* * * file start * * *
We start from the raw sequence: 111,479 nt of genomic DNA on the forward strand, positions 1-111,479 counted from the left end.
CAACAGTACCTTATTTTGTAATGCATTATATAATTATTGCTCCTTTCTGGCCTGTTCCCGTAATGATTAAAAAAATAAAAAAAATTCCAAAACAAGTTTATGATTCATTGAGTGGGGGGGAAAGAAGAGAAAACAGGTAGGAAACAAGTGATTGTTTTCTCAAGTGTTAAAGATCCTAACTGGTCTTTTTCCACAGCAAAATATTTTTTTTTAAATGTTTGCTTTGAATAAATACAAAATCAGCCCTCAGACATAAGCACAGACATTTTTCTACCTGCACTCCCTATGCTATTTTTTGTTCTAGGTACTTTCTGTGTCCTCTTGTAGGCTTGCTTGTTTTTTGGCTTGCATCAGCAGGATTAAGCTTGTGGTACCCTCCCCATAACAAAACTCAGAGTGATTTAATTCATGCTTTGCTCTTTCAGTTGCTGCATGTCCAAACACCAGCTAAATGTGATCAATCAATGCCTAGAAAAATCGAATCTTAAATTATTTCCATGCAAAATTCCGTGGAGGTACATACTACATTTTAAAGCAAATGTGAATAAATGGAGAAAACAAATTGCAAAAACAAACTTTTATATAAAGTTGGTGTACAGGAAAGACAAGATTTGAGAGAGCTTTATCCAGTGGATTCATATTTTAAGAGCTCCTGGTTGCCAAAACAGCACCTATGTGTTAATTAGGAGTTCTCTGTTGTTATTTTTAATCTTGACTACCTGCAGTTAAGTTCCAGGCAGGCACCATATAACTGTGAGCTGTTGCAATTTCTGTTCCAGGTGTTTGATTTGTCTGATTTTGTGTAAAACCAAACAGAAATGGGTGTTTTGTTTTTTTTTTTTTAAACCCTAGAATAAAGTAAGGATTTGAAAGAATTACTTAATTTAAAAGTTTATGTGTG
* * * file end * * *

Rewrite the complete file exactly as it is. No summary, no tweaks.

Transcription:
We start from the raw sequence: 111,479 nt of genomic DNA on the forward strand, positions 1-111,479 counted from the left end.
CAACAGTACCTTATTTTGTAATGCATTATATAATTATTGCTCCTTTCTGGCCTGTTCCCGTAATGATTAAAAAAATAAAAAAAATTCCAAAACAAGTTTATGATTCATTGAGTGGGGGGGAAAGAAGAGAAAACAGGTAGGAAACAAGTGATTGTTTTCTCAAGTGTTAAAGATCCTAACTGGTCTTTTTCCACAGCAAAATATTTTTTTTTAAATGTTTGCTTTGAATAAATACAAAATCAGCCCTCAGACATAAGCACAGACATTTTTCTACCTGCACTCCCTATGCTATTTTTTGTTCTAGGTACTTTCTGTGTCCTCTTGTAGGCTTGCTTGTTTTTTGGCTTGCATCAGCAGGATTAAGCTTGTGGTACCCTCCCCATAACAAAACTCAGAGTGATTTAATTCATGCTTTGCTCTTTCAGTTGCTGCATGTCCAAACACCAGCTAAATGTGATCAATCAATGCCTAGAAAAATCGAATCTTAAATTATTTCCATGCAAAATTCCGTGGAGGTACATACTACATTTTAAAGCAAATGTGAATAAATGGAGAAAACAAATTGCAAAAACAAACTTTTATATAAAGTTGGTGTACAGGAAAGACAAGATTTGAGAGAGCTTTATCCAGTGGATTCATATTTTAAGAGCTCCTGGTTGCCAAAACAGCACCTATGTGTTAATTAGGAGTTCTCTGTTGTTATTTTTAATCTTGACTACCTGCAGTTAAGTTCCAGGCAGGCACCATATAACTGTGAGCTGTTGCAATTTCTGTTCCAGGTGTTTGATTTGTCTGATTTTGTGTAAAACCAAACAGAAATGGGTGTTTTGTTTTTTTTTTTTTAAACCCTAGAATAAAGTAAGGATTTGAAAGAATTACTTAATTTAAAAGTTTATGTGTG